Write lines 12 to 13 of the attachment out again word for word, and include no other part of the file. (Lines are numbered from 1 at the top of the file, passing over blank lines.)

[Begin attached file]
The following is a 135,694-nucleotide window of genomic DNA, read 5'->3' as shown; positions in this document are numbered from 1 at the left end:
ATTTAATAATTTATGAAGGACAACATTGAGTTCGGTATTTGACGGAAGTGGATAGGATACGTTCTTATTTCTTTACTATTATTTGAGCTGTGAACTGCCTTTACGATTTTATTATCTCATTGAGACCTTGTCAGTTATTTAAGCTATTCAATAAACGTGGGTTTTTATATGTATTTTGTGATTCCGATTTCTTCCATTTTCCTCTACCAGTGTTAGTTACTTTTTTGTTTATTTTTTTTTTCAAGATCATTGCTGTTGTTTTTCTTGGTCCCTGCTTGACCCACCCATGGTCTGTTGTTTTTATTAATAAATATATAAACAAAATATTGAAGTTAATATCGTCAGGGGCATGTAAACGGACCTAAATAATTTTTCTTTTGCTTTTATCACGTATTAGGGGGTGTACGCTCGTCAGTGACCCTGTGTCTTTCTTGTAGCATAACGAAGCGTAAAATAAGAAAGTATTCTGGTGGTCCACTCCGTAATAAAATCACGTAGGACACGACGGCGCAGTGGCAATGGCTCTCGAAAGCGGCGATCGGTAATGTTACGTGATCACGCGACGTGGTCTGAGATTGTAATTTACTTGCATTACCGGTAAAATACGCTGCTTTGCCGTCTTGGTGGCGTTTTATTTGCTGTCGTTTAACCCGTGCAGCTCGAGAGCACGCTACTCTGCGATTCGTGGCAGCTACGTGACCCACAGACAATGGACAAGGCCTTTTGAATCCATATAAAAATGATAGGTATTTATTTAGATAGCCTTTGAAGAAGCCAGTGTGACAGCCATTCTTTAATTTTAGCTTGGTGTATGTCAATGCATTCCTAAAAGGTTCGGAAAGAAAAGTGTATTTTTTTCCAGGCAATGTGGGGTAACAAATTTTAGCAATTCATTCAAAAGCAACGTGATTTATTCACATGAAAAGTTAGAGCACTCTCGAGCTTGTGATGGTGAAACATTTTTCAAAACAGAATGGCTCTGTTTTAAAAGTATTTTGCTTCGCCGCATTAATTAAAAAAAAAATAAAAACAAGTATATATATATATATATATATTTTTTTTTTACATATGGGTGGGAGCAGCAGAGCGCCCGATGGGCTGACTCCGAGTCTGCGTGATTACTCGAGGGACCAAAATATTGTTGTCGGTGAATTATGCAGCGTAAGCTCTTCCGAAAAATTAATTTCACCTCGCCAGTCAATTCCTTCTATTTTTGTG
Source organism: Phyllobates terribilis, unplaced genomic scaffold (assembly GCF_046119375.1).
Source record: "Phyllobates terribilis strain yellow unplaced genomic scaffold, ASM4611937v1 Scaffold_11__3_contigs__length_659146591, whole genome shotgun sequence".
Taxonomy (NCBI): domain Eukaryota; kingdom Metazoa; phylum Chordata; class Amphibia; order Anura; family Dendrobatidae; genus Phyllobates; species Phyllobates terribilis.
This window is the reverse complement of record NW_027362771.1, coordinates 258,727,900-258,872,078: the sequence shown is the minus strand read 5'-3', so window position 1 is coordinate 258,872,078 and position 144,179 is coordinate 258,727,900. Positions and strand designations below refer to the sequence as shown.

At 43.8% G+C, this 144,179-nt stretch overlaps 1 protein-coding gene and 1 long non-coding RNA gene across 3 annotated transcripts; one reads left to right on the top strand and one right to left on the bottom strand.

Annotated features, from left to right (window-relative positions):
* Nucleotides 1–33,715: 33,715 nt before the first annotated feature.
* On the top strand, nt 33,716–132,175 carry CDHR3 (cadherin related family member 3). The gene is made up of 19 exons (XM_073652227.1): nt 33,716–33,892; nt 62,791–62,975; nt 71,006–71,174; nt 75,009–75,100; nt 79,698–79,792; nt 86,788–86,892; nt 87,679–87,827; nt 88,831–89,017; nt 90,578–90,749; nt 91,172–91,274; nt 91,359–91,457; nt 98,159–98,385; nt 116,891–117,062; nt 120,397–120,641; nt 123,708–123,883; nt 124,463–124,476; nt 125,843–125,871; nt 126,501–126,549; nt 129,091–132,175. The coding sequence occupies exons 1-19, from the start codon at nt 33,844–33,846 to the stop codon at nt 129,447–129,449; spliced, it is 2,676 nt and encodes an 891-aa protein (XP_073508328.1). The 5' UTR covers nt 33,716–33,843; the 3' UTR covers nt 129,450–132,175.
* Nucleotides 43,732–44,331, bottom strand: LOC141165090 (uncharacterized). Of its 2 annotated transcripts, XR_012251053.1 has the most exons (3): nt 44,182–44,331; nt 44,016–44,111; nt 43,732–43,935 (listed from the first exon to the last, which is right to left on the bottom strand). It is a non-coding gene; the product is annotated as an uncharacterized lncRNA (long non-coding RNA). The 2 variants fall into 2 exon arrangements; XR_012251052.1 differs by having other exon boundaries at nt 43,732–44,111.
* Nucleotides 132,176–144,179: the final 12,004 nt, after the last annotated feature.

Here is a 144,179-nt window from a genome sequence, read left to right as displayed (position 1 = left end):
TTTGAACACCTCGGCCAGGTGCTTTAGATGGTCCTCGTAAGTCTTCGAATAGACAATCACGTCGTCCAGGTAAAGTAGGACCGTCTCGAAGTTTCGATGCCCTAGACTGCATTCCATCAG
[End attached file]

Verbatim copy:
* Nucleotides 132,176–144,179: the final 12,004 nt, after the last annotated feature.

Here is a 144,179-nt window from a genome sequence, read left to right as displayed (position 1 = left end):